Thus on Wednesday evening we popped down to the shed and went through our stocks of RR bits and luckily, found a bag with half-a-dozen of the valve stem oil seals, which I duly ran over to them next day. At the same time, although we had most of the joints and rings required, we splashed out on a full top-overhaul kit to make sure there would be no delays. In olden days such a kit came from Shrewsbury shrink-wrapped to a large piece of card and had a full parts list to check it off. When it came on Friday it was a box and you have to take their word for it that it's all there.
Also on Friday the heads arrived back by their van, but it was preceded by the inevitable phone call 'I'm on your road but I can't seem to find a house with your name on it...'
Andrew was out late Friday night so it was just after lunch before we got down to make a start. We unloaded the cylinder heads and other sundry items, and put the space heater on. Leaving him to start cleaning the tops of the engine bores to remove excess carbon and smooth the slight lip that could be felt in the tops of the bores, I retired to Charlie's cab and made a start on the re-wiring work up there. As usual, I had prepared a cable scheme to work to, which includes a 12-way SY cable up to feed the new instruments and LED in the desk, so I started with a suitable length left over from a previous job, to bare enough of the ends to reach the various apertures, and then drilled and filed out a fresh one to accommodate the 3-colour LED. As this is to indicate lack or sufficiency of oil pressure, it is going adjacent to the engine oil pressure gauge. I might have finished this job, had I not remembered that the 0.75mm cable was back home, and although I had oodles of 1.5 (to form jumpers between each gauge) that was a bit wasteful for such low current devices, so I moved lower down and started removing the pipework that had once been the feed from the fuel tank to the torque converter.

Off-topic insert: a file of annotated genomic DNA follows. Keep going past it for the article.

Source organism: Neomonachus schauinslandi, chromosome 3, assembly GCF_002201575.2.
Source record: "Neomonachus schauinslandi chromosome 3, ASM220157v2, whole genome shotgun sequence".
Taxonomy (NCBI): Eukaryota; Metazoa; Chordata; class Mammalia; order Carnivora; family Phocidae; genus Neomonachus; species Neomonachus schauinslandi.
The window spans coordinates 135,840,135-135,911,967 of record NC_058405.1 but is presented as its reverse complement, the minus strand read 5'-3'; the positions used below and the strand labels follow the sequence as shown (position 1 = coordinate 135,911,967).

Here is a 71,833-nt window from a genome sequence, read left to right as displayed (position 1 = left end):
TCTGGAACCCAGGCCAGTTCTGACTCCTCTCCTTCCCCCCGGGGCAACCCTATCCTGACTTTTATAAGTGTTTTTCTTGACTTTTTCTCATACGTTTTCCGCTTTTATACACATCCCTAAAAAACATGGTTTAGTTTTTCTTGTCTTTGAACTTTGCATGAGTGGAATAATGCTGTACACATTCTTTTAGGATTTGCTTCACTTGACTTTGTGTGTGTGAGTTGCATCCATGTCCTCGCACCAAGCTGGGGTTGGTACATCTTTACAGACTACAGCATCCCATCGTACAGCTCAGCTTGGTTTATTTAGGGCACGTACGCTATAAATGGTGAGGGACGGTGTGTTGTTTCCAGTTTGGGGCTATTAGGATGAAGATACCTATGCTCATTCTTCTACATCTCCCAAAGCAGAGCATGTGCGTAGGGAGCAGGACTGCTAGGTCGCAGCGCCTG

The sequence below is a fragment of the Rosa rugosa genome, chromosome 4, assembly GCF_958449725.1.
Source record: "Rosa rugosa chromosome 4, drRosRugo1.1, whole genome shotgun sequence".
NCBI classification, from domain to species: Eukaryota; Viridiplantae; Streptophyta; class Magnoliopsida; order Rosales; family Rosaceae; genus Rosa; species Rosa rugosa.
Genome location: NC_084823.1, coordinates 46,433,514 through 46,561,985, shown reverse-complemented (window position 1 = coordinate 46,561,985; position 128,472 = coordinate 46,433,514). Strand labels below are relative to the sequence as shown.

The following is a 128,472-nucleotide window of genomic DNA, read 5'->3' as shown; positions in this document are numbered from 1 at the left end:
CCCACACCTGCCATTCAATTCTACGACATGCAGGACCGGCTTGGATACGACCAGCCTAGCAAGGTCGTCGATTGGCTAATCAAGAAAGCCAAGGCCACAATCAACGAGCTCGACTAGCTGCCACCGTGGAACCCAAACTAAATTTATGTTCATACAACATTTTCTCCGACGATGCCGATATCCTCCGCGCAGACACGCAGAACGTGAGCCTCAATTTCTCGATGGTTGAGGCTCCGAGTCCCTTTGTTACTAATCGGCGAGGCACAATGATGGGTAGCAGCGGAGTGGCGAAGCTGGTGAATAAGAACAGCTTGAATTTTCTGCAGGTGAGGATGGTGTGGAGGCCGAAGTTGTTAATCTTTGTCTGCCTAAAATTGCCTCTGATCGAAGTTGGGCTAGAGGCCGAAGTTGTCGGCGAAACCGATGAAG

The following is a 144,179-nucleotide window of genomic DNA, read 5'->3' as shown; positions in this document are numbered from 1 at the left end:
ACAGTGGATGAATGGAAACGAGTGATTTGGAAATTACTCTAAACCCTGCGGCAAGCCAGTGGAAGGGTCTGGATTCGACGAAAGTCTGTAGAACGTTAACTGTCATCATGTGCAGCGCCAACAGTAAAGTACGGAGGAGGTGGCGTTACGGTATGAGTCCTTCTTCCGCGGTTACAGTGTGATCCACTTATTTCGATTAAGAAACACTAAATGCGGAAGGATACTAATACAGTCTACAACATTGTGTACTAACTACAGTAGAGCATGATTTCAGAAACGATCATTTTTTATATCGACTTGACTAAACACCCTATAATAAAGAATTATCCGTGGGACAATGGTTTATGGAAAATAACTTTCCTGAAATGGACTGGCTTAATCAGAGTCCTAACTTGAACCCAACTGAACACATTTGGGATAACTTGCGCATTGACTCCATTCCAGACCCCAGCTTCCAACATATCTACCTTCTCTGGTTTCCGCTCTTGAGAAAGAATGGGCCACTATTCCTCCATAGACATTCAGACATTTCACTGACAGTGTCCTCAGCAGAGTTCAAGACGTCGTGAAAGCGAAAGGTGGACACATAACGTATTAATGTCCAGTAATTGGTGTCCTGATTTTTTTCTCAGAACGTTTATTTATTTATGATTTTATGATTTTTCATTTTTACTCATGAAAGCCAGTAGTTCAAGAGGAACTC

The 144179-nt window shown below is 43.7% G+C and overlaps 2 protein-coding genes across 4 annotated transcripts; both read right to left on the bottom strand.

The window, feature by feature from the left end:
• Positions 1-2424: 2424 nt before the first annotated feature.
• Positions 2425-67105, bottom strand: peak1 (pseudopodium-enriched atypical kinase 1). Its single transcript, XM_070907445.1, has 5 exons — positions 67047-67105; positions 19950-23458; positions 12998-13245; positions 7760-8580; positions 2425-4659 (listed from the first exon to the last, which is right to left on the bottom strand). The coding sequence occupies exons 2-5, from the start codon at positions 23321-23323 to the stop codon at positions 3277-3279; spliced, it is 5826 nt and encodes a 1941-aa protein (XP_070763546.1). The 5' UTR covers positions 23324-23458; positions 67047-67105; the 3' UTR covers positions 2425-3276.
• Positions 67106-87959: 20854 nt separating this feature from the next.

I broke off for a while to help Andrew lower the heads onto his prepared blocks, after he had employed the official 'injector seat cutting tool' to prepare the tube into which the injector sits, but as he had neglected to bring torque wrench or RR manual with him, we broke off reasonably early as it was getting cold and the space heater needed a refill.
Quite why we had such a late start today remains a mystery, for although I can honestly declare I woke up with a splitting headache, and the sight of snow covering everything outside did nothing to encourage me to venture outdoors, Andrew was much later up. But eventually we did go out, refilled the space heater and got on with things, Andrew concentrating on torquing down the cylinder heads, refitting injectors and finally changing the fuel pump for the overhauled spare while I resumed cabling up the instruments. I also got around to mounting the new oil reservoir for the converter, which now occupies rather a lot of the former cupboard on the right hand side of the desk. On Cheedale, we'll probably put this in the engine bay, but Charlie simply doesn't have as much space to play with.
With the rest of that feed line from the fuel tank removed and the tap capped off, that was about it. Next week it will hopefully see the power unit back together (and I hope, back in the loco) plus more work to make the cab area presentable. Pop back and see how we get on.